René Angélil Lost His Battle With Oral Cancer, But His Leadership In Creating Awareness Lives On Among Canadians
Education and Advocacy “In my experience with cancer, I was one of the lucky ones,” René Angélil said, standing before the World Cancer Congress in Montréal in 2012.
"Diagnosed and treated by a qualified team of professionals, I benefitted from the advancements in cancer research.”
Rene was referring to his battle with throat cancer in 1999, which, after “a batter of invasive, sometimes painful procedures,” including 38 rounds of radiation and chemotherapy, doctors declared was in remission.
Only seven months after Angélil’s speech, in April 2013, the world learned his cancer had returned. He underwent emergency surgery to remove a tumour from this throat later that year. Despite the best efforts of his doctors, the cancer progressed and spread to other parts of his body.
The Montréal-born impresario, best-known for managing the career of his wife Céline Dion, died this past January, leaving behind six children and a grieving family.
In life, Angélil was a true humanitarian. He was a loving husband and father, a pioneer of the Canadian music industry, and a leader in the cancer research community — where he acted as a major source of hope for patients with head and neck cancer.
Indeed, spurred by his comeback from cancer in the late-90s, Angélil devoted himself to supporting cancer research, funding numerous charities including the CHU Sainte-Justine Foundation, and helping to establish the very first oral cancer research chair at the Université de Montréal.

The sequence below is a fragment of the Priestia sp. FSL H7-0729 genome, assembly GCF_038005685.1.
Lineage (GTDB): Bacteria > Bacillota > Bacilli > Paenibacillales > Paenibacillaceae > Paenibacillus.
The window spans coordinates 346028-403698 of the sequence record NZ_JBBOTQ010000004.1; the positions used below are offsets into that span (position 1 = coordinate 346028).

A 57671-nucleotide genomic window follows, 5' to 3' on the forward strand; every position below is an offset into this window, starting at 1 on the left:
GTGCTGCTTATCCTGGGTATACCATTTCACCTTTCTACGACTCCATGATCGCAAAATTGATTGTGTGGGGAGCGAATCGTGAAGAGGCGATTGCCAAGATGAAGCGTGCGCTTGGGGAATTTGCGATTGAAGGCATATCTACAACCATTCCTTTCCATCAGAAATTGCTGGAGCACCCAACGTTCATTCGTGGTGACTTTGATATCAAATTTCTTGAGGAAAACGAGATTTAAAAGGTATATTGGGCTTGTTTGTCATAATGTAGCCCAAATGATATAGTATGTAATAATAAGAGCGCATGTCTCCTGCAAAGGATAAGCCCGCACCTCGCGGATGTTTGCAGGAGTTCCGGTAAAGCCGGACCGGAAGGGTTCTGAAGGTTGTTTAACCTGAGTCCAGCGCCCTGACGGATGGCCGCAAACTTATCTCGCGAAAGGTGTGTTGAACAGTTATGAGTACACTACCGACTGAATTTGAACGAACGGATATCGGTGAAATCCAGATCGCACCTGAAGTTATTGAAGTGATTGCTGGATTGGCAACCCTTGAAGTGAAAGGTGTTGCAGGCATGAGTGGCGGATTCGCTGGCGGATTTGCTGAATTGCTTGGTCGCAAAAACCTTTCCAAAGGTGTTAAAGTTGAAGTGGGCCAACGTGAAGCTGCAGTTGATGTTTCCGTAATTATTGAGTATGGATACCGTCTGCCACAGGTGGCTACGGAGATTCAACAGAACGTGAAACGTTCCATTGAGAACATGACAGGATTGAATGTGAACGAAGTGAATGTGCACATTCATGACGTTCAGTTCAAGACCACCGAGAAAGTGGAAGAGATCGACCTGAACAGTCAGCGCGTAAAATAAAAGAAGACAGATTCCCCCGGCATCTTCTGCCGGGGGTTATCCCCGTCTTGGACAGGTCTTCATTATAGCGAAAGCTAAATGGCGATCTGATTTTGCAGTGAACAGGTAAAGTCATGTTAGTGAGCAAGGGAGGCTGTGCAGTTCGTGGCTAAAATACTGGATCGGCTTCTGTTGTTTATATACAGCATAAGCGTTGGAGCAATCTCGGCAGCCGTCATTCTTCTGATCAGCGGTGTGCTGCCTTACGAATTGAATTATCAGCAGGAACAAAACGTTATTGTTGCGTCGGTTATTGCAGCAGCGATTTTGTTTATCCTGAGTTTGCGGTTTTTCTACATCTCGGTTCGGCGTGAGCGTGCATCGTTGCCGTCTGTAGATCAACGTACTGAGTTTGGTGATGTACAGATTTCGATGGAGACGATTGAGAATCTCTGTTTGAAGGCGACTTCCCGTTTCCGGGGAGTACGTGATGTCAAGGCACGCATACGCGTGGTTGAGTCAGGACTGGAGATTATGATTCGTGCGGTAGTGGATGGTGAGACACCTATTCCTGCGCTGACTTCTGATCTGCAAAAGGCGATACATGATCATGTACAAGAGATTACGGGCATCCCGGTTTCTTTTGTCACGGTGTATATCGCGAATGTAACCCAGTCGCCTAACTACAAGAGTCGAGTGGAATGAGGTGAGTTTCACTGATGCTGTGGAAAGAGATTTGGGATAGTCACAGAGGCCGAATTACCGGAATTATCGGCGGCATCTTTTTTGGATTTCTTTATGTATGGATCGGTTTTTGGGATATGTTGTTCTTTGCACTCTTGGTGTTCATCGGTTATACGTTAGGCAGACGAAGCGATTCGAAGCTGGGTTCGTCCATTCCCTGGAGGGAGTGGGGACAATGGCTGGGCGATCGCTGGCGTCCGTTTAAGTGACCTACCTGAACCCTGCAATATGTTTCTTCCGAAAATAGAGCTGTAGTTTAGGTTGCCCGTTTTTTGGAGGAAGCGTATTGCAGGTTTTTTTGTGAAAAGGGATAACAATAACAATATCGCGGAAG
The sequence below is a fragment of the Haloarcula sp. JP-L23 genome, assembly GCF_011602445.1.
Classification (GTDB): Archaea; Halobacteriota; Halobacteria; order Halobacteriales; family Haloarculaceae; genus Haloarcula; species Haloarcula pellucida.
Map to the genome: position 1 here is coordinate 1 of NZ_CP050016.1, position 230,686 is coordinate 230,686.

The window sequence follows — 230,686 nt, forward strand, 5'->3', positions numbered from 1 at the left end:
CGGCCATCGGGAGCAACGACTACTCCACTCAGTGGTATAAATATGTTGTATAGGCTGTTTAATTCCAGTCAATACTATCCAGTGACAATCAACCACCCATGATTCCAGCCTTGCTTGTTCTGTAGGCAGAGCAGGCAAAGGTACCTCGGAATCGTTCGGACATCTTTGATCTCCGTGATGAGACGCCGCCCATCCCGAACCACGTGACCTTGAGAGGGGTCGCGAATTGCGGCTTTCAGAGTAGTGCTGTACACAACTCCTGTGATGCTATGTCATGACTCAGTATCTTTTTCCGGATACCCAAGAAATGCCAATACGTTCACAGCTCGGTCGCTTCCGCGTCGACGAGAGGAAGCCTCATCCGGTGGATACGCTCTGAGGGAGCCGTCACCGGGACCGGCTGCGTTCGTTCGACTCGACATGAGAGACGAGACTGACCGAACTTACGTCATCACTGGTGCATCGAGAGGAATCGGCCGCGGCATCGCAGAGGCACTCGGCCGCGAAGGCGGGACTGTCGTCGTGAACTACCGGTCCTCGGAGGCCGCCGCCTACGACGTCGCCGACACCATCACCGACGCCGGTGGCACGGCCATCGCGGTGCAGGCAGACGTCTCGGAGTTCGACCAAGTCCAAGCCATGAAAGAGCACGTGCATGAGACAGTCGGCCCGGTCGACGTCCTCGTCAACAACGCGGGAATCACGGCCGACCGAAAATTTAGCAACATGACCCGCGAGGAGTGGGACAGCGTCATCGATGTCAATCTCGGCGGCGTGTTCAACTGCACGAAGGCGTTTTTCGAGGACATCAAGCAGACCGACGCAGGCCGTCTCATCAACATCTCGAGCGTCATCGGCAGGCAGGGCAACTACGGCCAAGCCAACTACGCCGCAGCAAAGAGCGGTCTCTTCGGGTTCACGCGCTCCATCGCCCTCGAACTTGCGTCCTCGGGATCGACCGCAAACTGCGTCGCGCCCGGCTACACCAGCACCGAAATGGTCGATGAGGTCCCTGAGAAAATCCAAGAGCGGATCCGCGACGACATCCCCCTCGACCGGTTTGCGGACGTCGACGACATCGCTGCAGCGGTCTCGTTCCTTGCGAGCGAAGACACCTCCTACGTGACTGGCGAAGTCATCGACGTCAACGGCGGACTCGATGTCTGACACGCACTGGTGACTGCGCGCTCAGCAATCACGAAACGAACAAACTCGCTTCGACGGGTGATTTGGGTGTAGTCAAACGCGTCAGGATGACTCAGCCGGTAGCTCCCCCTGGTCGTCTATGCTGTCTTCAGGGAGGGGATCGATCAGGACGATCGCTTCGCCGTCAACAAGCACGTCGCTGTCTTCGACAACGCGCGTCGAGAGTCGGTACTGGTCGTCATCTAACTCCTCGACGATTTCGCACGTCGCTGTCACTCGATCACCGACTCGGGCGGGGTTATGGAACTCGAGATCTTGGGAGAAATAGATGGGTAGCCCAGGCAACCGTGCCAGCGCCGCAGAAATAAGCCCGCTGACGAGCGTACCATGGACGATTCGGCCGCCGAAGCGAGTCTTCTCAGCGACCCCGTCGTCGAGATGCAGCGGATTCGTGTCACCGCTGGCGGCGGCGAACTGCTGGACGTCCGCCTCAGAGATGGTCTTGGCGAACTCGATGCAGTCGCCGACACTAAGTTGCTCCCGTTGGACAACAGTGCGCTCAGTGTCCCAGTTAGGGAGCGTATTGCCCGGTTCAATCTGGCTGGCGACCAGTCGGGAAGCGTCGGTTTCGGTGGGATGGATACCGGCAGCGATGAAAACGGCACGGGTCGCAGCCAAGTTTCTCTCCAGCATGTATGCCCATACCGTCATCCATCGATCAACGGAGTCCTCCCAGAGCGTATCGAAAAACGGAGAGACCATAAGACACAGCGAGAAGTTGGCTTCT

“Fighting cancer is challenging. If my participation in this chair can encourage those who have it to fight, then I have raised my bet,” Angélil said.
Prevalence in Canada
Many are not aware of the risk, but oral cancer is a devastating and often deadly disease that affects more and more people each year.
Close to 5,000 Canadians will be diagnosed with oral cancer this year, according to the Canadian Cancer Society. It will cause more than 1,200 deaths, killing roughly 1 person every 8 hours. Of those 5,000 newly diagnosed individuals, only slightly more than half will be alive in 5 years.
If caught early, patient survival rates can be relatively high. Currently, however, oral cancer is often identified late and is usually at an advanced stage by the time it’s noticed by either patients or medical professionals.
Recognized for his work
Angélil was recognized in late-2012 by the Order of Canada for his efforts to raise awareness of the dangers of oral cancer. He hoped that through his work Canadians would be more prudent in avoiding certain risk factors, such as smoking and unhealthy diet, and get themselves screened more frequently.
Despite his untimely death, his dedication to fighting oral cancer lives on in the message he shared: “There is still so much work ahead of us. I thank you all for your perseverance, leadership, and dedication to this global fight.”